Drink History: What Is a Sour and How, Exactly, Is It Made?

Answering life's big questions.

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You've undoubtedly ordered (or heard someone order) a whiskey sour, a sidecar, or even a classic daquiri in the last few months, all of which belong to the family of "sours" that have packed up and moved in on pretty much every "cool" cocktail menu these days. But what is a sour, really?

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"It was first written in the bartenders' guide book by Jerry Thomas in 1962, although sour cocktails existed even prior to that," says Miri Kolici, the beverage director at Upstairs at the Kimberly Hotel. "Nowadays, everybody has their own version of this classic recipe."

The "sour" referred to in the drink's name is the citrus, by the way—either lemon or lime juice, and sometimes both.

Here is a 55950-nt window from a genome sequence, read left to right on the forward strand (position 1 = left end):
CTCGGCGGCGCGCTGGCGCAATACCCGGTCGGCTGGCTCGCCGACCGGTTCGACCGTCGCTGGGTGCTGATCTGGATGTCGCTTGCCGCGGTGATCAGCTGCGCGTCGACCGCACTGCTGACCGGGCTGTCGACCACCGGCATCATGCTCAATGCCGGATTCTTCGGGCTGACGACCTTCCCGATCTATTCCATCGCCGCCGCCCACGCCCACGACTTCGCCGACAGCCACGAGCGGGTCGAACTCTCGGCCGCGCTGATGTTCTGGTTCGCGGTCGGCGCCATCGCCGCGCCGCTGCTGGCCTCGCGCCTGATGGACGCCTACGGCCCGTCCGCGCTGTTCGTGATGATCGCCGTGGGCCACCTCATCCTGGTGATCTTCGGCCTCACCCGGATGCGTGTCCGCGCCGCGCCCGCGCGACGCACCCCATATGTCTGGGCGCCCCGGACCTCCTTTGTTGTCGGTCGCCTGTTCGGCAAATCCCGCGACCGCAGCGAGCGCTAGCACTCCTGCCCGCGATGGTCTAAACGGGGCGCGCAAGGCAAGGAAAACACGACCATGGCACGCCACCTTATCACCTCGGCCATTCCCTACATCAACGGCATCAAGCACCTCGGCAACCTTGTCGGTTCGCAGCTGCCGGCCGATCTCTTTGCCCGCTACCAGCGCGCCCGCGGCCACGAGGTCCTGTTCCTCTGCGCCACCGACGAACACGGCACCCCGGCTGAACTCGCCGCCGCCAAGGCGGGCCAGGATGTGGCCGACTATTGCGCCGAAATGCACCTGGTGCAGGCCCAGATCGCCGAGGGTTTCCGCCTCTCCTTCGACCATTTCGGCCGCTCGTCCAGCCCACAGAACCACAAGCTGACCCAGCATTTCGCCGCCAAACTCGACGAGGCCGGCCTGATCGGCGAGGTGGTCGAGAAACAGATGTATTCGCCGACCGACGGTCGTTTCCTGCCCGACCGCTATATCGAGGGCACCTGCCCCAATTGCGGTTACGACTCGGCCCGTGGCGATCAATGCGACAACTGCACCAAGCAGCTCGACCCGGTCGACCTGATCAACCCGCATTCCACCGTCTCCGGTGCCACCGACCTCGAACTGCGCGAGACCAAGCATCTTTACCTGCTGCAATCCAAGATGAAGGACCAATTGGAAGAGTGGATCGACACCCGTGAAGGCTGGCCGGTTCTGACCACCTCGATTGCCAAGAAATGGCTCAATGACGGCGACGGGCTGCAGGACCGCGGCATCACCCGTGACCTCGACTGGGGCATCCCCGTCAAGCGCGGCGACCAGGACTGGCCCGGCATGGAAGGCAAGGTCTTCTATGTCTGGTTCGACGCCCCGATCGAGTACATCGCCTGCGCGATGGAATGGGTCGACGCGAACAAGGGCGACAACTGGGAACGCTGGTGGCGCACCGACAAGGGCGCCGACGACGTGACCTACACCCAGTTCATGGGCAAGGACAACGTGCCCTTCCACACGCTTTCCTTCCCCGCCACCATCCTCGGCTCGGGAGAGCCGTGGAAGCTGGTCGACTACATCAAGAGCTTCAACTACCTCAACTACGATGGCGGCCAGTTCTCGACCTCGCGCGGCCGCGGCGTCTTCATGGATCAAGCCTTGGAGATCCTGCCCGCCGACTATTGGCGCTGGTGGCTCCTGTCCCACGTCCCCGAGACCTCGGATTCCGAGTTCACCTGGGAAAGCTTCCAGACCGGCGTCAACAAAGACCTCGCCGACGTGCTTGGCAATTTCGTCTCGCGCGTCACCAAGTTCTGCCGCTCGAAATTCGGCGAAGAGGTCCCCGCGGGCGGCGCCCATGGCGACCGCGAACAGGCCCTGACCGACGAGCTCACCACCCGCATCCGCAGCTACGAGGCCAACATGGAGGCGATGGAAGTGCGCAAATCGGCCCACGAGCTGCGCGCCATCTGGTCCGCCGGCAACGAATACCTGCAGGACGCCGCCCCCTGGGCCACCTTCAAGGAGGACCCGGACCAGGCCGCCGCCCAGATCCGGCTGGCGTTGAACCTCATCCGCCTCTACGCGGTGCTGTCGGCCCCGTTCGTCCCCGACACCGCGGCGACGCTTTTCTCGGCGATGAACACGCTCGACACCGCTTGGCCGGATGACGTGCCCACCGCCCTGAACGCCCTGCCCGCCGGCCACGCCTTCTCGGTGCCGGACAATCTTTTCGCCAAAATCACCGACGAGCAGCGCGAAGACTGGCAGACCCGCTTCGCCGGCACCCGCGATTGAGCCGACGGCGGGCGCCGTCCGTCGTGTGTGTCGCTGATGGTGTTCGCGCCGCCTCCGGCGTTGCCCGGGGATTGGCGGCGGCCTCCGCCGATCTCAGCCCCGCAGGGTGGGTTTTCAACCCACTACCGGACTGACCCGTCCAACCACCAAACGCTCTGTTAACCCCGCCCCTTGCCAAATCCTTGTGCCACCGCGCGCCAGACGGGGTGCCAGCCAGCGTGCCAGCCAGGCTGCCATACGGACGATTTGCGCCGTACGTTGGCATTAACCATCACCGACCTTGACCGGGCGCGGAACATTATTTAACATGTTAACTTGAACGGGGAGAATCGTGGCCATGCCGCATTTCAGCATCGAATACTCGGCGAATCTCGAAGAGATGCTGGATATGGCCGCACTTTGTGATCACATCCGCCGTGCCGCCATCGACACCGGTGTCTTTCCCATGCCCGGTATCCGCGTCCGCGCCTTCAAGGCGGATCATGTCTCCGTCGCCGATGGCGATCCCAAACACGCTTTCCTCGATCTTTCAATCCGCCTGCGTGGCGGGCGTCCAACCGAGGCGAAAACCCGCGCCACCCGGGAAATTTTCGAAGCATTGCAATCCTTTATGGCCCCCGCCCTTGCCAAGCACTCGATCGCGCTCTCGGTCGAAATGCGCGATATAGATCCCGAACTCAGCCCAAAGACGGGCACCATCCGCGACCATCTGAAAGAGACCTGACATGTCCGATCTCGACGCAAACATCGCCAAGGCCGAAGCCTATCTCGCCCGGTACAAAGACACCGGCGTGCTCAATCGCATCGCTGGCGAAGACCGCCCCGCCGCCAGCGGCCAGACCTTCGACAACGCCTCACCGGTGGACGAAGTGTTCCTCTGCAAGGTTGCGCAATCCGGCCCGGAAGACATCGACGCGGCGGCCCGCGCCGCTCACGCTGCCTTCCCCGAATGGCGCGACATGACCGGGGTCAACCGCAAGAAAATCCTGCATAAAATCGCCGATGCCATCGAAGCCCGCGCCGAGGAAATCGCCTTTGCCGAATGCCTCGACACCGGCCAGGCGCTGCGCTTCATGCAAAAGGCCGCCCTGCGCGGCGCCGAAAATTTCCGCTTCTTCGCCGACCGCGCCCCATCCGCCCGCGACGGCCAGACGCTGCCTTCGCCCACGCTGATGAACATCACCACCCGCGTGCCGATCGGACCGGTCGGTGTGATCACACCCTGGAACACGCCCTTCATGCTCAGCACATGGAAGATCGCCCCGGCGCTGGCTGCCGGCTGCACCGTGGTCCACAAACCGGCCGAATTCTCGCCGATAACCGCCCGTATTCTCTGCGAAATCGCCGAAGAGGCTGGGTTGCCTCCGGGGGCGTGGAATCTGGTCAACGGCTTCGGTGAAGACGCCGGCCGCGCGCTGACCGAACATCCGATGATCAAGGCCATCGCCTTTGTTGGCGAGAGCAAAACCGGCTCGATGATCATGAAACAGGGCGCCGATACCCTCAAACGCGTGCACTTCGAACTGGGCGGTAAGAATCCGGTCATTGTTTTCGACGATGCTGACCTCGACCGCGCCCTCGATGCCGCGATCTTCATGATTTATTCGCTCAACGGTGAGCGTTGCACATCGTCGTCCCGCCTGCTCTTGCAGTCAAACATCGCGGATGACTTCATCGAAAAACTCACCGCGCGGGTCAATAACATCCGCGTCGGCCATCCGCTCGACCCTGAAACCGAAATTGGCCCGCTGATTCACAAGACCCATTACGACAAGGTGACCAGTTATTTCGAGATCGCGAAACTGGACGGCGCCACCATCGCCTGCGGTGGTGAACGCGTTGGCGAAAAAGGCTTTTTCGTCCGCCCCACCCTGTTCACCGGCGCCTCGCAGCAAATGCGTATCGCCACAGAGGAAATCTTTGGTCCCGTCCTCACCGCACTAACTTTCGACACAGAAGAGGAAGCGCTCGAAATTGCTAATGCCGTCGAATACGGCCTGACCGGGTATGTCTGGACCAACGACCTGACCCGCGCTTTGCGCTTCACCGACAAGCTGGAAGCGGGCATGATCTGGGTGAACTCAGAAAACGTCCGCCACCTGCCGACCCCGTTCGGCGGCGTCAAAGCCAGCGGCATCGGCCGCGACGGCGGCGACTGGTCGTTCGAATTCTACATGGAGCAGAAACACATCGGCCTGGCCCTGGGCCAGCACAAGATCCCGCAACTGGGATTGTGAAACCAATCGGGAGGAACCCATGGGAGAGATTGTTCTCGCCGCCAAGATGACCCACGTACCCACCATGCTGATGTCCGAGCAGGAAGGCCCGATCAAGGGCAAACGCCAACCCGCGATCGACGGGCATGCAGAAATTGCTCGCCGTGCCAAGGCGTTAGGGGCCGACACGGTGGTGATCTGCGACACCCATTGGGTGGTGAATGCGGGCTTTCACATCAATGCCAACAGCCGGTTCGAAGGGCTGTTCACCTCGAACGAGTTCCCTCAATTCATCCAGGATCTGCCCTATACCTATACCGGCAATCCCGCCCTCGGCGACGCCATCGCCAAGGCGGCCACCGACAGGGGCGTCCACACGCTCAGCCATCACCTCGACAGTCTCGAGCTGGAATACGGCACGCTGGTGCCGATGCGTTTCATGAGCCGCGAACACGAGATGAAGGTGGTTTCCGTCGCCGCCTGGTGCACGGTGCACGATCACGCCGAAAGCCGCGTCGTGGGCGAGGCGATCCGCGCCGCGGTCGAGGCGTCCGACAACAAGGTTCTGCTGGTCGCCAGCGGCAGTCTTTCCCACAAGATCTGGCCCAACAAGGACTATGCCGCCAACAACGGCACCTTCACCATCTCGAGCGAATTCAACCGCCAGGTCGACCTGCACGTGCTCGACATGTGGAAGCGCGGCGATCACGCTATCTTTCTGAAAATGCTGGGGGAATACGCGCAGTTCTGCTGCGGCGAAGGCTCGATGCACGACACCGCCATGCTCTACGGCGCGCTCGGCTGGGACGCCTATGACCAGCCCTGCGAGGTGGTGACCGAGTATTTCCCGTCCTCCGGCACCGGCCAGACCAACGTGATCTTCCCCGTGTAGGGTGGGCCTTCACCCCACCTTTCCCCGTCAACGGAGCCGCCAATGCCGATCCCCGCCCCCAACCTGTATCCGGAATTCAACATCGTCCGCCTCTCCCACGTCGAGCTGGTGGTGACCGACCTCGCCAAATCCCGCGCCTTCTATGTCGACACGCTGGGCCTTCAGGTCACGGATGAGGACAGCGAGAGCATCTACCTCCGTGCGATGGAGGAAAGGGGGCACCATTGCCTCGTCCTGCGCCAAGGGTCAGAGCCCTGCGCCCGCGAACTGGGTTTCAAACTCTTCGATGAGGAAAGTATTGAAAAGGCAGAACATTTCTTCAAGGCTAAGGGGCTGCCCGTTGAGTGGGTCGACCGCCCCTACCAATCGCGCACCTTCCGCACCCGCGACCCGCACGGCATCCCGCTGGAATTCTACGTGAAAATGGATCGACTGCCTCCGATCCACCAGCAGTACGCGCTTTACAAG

Kolici says that a classic sour recipe is equal parts sugar, water, lime juice, and lemon. "We steam the water so the sugar dissolves, then add the lime and lemon juice. When a prepared sour mix is not available, we do it on the go by mixing sugar, water, lemon, and lime in a shaker until the sugar dissolves."

Kolici's guide to making a good sour:

1. Any strong base liquor. (Kolici recommends bourbon, pisco, or rum.)

2. The sour. (Lemon or lime juice, always freshly squeezed.)

3. The sweet. (AKA simple syrup.)

And there you have it. Now, get drinking.

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Samantha Leal
Senior Editor

Samantha Leal is the Deputy Editor at Well+Good, where she spends most of her day thinking of new ideas across platforms, bringing on new writers, overseeing the day-to-day of the website, and working with the awesome team to produce the best stories and packages. Before W+G, she was the Senior Web Editor for Marie Claire and the Deputy Editor for Latina.com, with bylines all over the internet. Graduating from the Medill School of Journalism at Northwestern University with a minor in African history, she’s written everything from travel guides to political op-eds to wine explainers (currently enrolled in the WSET program) to celebrity profiles. Find her online pretty much everywhere @samanthajoleal.